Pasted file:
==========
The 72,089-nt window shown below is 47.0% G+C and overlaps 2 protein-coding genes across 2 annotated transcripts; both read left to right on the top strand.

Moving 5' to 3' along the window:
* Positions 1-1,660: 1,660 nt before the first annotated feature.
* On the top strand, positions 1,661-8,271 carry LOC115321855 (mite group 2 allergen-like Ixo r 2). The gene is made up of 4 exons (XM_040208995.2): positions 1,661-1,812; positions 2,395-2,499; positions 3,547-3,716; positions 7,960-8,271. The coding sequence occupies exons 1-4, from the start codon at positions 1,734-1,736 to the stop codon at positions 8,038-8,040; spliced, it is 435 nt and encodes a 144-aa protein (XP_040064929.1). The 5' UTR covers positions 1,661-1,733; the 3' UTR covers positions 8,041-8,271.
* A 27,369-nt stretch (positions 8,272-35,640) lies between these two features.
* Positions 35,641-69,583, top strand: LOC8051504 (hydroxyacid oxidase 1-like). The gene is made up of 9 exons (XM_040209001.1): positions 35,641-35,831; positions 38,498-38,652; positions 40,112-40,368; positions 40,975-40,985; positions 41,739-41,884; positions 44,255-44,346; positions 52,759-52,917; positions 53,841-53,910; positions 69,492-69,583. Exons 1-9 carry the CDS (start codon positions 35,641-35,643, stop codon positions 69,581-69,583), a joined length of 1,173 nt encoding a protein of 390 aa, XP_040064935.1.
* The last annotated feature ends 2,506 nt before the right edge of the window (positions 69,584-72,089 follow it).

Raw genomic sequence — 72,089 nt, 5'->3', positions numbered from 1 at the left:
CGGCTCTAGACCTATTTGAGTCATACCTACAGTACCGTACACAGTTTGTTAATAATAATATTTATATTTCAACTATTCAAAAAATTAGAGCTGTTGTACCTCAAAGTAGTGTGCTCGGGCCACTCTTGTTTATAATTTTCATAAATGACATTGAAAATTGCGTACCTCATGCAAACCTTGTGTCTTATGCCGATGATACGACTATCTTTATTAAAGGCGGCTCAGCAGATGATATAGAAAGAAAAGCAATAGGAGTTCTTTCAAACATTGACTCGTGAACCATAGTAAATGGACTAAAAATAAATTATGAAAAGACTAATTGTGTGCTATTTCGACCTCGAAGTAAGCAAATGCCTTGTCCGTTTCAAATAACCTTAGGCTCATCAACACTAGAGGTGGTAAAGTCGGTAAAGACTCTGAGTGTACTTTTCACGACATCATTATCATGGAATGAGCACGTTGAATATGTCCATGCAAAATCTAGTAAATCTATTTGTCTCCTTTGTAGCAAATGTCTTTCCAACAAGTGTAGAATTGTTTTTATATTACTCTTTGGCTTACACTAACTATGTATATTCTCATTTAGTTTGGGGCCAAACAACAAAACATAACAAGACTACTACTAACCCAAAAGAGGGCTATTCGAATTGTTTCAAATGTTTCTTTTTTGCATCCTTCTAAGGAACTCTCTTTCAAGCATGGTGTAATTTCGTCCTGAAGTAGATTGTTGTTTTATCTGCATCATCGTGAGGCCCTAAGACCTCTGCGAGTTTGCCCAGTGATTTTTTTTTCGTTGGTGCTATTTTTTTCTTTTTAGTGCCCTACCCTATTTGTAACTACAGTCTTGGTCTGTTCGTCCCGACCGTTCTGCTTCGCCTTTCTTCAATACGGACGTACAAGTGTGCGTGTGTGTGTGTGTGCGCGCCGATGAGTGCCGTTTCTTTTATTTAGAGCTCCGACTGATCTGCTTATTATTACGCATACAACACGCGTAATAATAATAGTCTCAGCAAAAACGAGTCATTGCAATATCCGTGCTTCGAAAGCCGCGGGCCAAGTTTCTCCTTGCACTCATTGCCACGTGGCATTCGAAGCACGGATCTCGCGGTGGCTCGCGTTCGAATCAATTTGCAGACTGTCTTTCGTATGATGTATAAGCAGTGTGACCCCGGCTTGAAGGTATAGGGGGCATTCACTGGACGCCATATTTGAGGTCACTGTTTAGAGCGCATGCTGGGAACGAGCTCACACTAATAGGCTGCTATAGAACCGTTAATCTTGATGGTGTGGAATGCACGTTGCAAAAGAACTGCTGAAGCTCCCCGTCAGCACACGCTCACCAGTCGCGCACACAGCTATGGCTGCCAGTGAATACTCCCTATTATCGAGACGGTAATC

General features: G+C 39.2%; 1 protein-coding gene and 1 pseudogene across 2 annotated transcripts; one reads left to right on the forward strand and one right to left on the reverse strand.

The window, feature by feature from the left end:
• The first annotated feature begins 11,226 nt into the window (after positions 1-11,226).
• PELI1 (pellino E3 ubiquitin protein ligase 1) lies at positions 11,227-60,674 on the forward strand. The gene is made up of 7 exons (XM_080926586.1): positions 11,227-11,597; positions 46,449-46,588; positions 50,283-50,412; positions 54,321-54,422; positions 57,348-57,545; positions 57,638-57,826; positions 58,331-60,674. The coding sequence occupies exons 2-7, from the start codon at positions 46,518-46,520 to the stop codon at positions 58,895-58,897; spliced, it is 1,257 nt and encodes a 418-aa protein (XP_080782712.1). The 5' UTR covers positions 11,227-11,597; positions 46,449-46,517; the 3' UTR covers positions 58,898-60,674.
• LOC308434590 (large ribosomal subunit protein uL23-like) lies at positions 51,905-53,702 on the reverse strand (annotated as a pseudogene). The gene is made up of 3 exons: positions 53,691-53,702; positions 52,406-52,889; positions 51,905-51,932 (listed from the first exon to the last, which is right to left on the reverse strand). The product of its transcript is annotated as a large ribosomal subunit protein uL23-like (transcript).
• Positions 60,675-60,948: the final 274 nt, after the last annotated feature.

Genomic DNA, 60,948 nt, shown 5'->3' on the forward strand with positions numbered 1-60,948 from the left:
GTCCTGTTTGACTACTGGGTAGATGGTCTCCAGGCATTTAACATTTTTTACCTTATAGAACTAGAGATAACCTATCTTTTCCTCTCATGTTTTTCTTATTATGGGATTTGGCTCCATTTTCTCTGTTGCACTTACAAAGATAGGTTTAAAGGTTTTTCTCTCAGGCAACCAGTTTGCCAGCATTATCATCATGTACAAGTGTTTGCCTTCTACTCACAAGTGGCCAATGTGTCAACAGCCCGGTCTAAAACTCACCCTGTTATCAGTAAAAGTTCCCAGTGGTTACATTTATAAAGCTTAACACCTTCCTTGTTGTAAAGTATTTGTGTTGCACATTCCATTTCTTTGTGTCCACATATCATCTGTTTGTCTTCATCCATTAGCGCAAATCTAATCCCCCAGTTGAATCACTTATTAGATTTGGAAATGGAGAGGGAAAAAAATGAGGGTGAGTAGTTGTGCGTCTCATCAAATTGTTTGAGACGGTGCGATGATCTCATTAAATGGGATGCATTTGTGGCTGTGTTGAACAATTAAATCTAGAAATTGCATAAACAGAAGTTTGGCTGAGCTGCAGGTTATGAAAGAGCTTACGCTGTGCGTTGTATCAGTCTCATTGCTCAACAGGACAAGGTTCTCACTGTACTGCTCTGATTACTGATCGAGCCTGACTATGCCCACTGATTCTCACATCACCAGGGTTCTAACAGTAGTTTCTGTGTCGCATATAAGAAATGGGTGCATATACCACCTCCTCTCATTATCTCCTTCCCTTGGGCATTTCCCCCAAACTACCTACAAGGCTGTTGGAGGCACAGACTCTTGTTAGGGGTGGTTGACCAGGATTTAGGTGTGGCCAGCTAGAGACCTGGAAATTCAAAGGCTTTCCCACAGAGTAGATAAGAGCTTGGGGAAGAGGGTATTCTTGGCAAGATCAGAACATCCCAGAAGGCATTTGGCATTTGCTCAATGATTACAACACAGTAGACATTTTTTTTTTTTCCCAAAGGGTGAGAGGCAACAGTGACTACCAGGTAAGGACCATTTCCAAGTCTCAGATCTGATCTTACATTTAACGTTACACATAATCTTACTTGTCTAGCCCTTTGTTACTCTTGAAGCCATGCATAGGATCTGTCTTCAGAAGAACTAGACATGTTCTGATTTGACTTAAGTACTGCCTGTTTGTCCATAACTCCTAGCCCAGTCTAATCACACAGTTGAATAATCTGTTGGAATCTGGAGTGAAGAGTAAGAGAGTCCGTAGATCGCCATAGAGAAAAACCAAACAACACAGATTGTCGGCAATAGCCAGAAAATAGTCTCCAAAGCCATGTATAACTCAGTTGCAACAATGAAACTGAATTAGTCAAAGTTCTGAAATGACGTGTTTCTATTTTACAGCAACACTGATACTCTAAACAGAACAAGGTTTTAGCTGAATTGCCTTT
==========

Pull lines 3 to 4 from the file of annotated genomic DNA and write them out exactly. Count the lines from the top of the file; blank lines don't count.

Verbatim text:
* Positions 1-1,660: 1,660 nt before the first annotated feature.
* On the top strand, positions 1,661-8,271 carry LOC115321855 (mite group 2 allergen-like Ixo r 2). The gene is made up of 4 exons (XM_040208995.2): positions 1,661-1,812; positions 2,395-2,499; positions 3,547-3,716; positions 7,960-8,271. The coding sequence occupies exons 1-4, from the start codon at positions 1,734-1,736 to the stop codon at positions 8,038-8,040; spliced, it is 435 nt and encodes a 144-aa protein (XP_040064929.1). The 5' UTR covers positions 1,661-1,733; the 3' UTR covers positions 8,041-8,271.